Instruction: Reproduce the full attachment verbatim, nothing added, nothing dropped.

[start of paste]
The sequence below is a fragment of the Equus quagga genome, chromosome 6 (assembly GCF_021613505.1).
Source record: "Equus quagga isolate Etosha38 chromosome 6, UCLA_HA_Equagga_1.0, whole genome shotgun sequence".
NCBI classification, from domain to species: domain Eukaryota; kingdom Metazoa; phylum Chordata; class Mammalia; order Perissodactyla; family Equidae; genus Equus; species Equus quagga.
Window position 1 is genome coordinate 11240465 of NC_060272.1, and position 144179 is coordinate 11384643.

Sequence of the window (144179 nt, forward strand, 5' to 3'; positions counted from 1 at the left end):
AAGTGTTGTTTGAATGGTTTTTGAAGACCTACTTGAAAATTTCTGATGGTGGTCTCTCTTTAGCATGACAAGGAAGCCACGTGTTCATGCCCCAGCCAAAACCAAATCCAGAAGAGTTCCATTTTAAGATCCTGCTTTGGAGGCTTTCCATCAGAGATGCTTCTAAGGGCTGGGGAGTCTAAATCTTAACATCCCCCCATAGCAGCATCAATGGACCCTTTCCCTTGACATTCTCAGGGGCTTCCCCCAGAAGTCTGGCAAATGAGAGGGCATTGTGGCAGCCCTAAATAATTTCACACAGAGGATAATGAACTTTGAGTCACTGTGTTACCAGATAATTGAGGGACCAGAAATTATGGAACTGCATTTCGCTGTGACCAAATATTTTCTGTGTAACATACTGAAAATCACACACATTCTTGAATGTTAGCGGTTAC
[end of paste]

The sequence below is a fragment of the Equus quagga genome, chromosome 6 (assembly GCF_021613505.1).
Source record: "Equus quagga isolate Etosha38 chromosome 6, UCLA_HA_Equagga_1.0, whole genome shotgun sequence".
NCBI classification, from domain to species: domain Eukaryota; kingdom Metazoa; phylum Chordata; class Mammalia; order Perissodactyla; family Equidae; genus Equus; species Equus quagga.
Window position 1 is genome coordinate 11240465 of NC_060272.1, and position 144179 is coordinate 11384643.

Sequence of the window (144179 nt, forward strand, 5' to 3'; positions counted from 1 at the left end):
AAGTGTTGTTTGAATGGTTTTTGAAGACCTACTTGAAAATTTCTGATGGTGGTCTCTCTTTAGCATGACAAGGAAGCCACGTGTTCATGCCCCAGCCAAAACCAAATCCAGAAGAGTTCCATTTTAAGATCCTGCTTTGGAGGCTTTCCATCAGAGATGCTTCTAAGGGCTGGGGAGTCTAAATCTTAACATCCCCCCATAGCAGCATCAATGGACCCTTTCCCTTGACATTCTCAGGGGCTTCCCCCAGAAGTCTGGCAAATGAGAGGGCATTGTGGCAGCCCTAAATAATTTCACACAGAGGATAATGAACTTTGAGTCACTGTGTTACCAGATAATTGAGGGACCAGAAATTATGGAACTGCATTTCGCTGTGACCAAATATTTTCTGTGTAACATACTGAAAATCACACACATTCTTGAATGTTAGCGGTTAC